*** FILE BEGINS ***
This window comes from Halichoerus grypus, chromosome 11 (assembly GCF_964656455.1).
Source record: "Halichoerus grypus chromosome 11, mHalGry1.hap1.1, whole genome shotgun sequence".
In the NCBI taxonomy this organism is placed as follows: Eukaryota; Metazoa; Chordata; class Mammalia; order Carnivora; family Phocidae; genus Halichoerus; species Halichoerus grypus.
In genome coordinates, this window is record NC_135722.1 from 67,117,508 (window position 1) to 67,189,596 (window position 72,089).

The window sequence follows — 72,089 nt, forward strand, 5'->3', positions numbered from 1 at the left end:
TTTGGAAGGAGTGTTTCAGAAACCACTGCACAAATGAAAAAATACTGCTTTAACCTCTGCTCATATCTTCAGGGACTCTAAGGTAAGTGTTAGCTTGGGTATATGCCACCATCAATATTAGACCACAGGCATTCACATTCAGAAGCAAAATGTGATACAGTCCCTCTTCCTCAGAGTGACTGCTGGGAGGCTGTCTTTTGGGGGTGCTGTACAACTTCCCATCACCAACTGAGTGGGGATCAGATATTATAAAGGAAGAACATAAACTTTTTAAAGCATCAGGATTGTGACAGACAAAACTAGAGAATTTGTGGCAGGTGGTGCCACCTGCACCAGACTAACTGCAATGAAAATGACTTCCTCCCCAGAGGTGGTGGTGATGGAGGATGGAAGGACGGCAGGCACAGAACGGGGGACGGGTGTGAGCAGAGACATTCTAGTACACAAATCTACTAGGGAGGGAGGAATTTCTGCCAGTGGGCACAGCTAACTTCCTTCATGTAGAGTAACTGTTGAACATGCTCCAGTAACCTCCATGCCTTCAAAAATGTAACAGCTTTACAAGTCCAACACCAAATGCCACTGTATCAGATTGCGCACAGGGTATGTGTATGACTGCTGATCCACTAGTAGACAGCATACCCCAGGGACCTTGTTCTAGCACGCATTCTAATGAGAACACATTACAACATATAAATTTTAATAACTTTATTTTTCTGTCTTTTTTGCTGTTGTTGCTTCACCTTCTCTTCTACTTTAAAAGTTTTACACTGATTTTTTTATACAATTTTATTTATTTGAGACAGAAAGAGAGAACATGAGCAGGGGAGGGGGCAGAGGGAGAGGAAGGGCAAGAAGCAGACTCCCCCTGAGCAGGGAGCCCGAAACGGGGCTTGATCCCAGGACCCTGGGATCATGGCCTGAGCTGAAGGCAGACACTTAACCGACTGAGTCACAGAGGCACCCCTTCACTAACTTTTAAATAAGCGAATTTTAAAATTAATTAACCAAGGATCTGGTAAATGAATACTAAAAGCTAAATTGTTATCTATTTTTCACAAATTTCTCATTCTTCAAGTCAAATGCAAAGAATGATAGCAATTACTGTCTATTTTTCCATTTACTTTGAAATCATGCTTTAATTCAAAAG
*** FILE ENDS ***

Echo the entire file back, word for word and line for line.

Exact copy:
This window comes from Halichoerus grypus, chromosome 11 (assembly GCF_964656455.1).
Source record: "Halichoerus grypus chromosome 11, mHalGry1.hap1.1, whole genome shotgun sequence".
In the NCBI taxonomy this organism is placed as follows: Eukaryota; Metazoa; Chordata; class Mammalia; order Carnivora; family Phocidae; genus Halichoerus; species Halichoerus grypus.
In genome coordinates, this window is record NC_135722.1 from 67,117,508 (window position 1) to 67,189,596 (window position 72,089).

The window sequence follows — 72,089 nt, forward strand, 5'->3', positions numbered from 1 at the left end:
TTTGGAAGGAGTGTTTCAGAAACCACTGCACAAATGAAAAAATACTGCTTTAACCTCTGCTCATATCTTCAGGGACTCTAAGGTAAGTGTTAGCTTGGGTATATGCCACCATCAATATTAGACCACAGGCATTCACATTCAGAAGCAAAATGTGATACAGTCCCTCTTCCTCAGAGTGACTGCTGGGAGGCTGTCTTTTGGGGGTGCTGTACAACTTCCCATCACCAACTGAGTGGGGATCAGATATTATAAAGGAAGAACATAAACTTTTTAAAGCATCAGGATTGTGACAGACAAAACTAGAGAATTTGTGGCAGGTGGTGCCACCTGCACCAGACTAACTGCAATGAAAATGACTTCCTCCCCAGAGGTGGTGGTGATGGAGGATGGAAGGACGGCAGGCACAGAACGGGGGACGGGTGTGAGCAGAGACATTCTAGTACACAAATCTACTAGGGAGGGAGGAATTTCTGCCAGTGGGCACAGCTAACTTCCTTCATGTAGAGTAACTGTTGAACATGCTCCAGTAACCTCCATGCCTTCAAAAATGTAACAGCTTTACAAGTCCAACACCAAATGCCACTGTATCAGATTGCGCACAGGGTATGTGTATGACTGCTGATCCACTAGTAGACAGCATACCCCAGGGACCTTGTTCTAGCACGCATTCTAATGAGAACACATTACAACATATAAATTTTAATAACTTTATTTTTCTGTCTTTTTTGCTGTTGTTGCTTCACCTTCTCTTCTACTTTAAAAGTTTTACACTGATTTTTTTATACAATTTTATTTATTTGAGACAGAAAGAGAGAACATGAGCAGGGGAGGGGGCAGAGGGAGAGGAAGGGCAAGAAGCAGACTCCCCCTGAGCAGGGAGCCCGAAACGGGGCTTGATCCCAGGACCCTGGGATCATGGCCTGAGCTGAAGGCAGACACTTAACCGACTGAGTCACAGAGGCACCCCTTCACTAACTTTTAAATAAGCGAATTTTAAAATTAATTAACCAAGGATCTGGTAAATGAATACTAAAAGCTAAATTGTTATCTATTTTTCACAAATTTCTCATTCTTCAAGTCAAATGCAAAGAATGATAGCAATTACTGTCTATTTTTCCATTTACTTTGAAATCATGCTTTAATTCAAAAG